By: Erin Tessier
It’s time! The chickens have started laying eggs, and we are so excited. They are ahead of the game since usually chickens start laying around 5-7 months, but our chickens started laying eggs at 4 months. Lucky us =). We now have 6 hens. We had a lot of roosters to rehome hence why our total number of chickens went from 14 to 6. We are now rooster free, and the ladies are ruling the roost. The kids have been enjoying feeding the hens extra treats, and collecting eggs.
It’s always best to collect eggs daily since chickens have a tendency to accidentally break them, and then will get a taste for eggs just like us. Then they might start intentionally breaking them to have a snack. Naughty chickens! So we are looking for willing families or individuals that are interested in collecting eggs on weekend days. As of right now we are regularly getting 3 eggs daily and there will be more to come I’m sure. Two eggs are usually laid earlier in the day, and one mid-morning. So if you’re available and want fresh, organic eggs then please sign up in the office on the clipboard. I will send reminder emails to those that write their email addresses next to their names.
Some people have asked about cleaning eggs. The answer to that question depends on who you ask. People are generally split on whether or not to wash and the reason is typically because eggs naturally have a protective coating on them that helps prevent microbes and bacteria from entering the egg. Here are some main points about egg handling and storage, provided by the University of Florida Institute of Food and Agricultural Sciences extension: Tips for Safe Home-Produced Eggs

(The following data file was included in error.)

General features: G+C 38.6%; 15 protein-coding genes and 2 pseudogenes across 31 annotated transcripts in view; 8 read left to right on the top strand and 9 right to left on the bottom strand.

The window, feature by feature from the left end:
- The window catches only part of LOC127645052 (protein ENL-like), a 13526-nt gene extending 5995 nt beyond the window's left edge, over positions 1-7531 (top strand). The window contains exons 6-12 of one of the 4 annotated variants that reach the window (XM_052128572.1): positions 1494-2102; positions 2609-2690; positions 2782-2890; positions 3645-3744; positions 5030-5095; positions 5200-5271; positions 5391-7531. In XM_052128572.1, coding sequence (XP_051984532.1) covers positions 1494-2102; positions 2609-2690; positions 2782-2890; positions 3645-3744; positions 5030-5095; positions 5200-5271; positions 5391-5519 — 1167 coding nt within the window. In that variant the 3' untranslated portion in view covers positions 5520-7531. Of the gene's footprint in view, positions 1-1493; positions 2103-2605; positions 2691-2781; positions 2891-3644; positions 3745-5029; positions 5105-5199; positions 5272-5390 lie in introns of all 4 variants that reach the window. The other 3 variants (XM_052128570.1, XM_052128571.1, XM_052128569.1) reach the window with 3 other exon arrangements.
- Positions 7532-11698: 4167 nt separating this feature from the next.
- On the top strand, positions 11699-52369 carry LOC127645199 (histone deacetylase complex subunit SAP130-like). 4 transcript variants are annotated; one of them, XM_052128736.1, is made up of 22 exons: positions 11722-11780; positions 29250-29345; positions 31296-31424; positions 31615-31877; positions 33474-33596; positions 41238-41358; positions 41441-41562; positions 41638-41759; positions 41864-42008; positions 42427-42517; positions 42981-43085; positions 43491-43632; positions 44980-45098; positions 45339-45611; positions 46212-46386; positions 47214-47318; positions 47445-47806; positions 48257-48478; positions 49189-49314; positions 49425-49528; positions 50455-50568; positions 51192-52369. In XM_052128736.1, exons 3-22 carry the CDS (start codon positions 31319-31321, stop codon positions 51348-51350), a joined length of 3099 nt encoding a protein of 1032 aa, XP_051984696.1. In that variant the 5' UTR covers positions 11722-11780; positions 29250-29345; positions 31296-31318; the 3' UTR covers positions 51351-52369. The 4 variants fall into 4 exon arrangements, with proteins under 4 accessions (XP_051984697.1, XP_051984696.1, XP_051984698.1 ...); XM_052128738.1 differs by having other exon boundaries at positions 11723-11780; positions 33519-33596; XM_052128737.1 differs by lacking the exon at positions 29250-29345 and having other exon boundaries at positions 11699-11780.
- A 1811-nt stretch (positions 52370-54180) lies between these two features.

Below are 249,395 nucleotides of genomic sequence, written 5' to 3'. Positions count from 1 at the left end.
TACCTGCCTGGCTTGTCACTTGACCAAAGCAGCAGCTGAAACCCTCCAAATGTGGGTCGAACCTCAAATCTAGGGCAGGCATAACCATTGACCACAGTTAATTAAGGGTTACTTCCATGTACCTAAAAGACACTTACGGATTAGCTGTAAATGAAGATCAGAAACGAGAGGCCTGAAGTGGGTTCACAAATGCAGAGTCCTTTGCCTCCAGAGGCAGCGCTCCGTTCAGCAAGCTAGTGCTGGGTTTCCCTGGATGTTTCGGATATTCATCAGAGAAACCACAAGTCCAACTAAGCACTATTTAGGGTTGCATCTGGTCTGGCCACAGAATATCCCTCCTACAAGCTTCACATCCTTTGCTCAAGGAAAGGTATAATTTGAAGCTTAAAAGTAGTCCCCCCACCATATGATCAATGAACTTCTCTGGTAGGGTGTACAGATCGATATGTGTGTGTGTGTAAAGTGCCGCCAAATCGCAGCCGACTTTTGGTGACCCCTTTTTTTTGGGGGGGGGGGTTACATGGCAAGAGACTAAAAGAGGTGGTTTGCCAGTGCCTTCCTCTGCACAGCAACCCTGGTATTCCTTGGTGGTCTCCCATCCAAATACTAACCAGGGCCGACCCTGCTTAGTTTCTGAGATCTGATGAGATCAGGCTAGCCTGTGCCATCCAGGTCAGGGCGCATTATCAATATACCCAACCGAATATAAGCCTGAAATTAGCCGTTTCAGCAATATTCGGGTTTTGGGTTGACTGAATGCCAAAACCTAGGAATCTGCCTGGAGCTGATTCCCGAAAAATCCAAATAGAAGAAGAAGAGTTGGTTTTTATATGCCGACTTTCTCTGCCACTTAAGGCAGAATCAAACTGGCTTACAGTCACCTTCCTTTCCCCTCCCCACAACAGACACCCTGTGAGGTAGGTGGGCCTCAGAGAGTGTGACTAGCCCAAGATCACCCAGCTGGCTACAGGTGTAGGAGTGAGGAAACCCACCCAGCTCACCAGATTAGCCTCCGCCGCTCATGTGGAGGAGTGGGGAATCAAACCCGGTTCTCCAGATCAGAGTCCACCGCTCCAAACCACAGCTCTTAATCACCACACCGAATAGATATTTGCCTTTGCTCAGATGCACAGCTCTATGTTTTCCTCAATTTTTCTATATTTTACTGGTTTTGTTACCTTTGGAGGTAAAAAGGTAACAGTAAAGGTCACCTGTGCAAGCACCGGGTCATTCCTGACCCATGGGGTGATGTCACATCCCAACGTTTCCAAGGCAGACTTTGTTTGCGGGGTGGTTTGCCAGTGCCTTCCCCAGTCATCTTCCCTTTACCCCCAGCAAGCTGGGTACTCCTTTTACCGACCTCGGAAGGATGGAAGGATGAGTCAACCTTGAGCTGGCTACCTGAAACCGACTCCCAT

- Washing eggs isn’t consistently recommended by all sources. However, eggs may be exposed to contaminants such as Salmonella so commercially eggs are cleaned.
- Eggs should be cleaned before being refrigerated. If you collect eggs on a very hot day, then bring them inside and let them sit for a while prior to washing.
- Washing can be done by wiping, spraying, pouring or dipping, but soaking eggs even for a small amount of time is dangerous because it allows microbes to enter the shell.
- It is VERY important to wash eggs with water that is about 90’F (or 20’F warmer than eggs). If eggs are washed with water that is cooler than the eggs, it will force the egg to contract and pull water and microbes through the shell into the egg, causing contamination.
- You can purchase specific egg cleansers, or simply use distilled white vinegar, diluted half with water.
- Eggs should be placed small end down into cartons/flats.
- Do not reuse cartons that are not washable.
- Eggs should be stored at 45’F.
- Throw any cracked eggs away.
- Eggs lose quality quickly after being washed. Farm fresh eggs do not last as long as commercially produced eggs since no sanitizers or oil is applied to them.
- Shelf life for fresh eggs is considered to be 5 weeks.
Please feel free to ask Erin any egg or chicken questions you might have. We really hope you’re able to join us in enjoying our delicious organic eggs!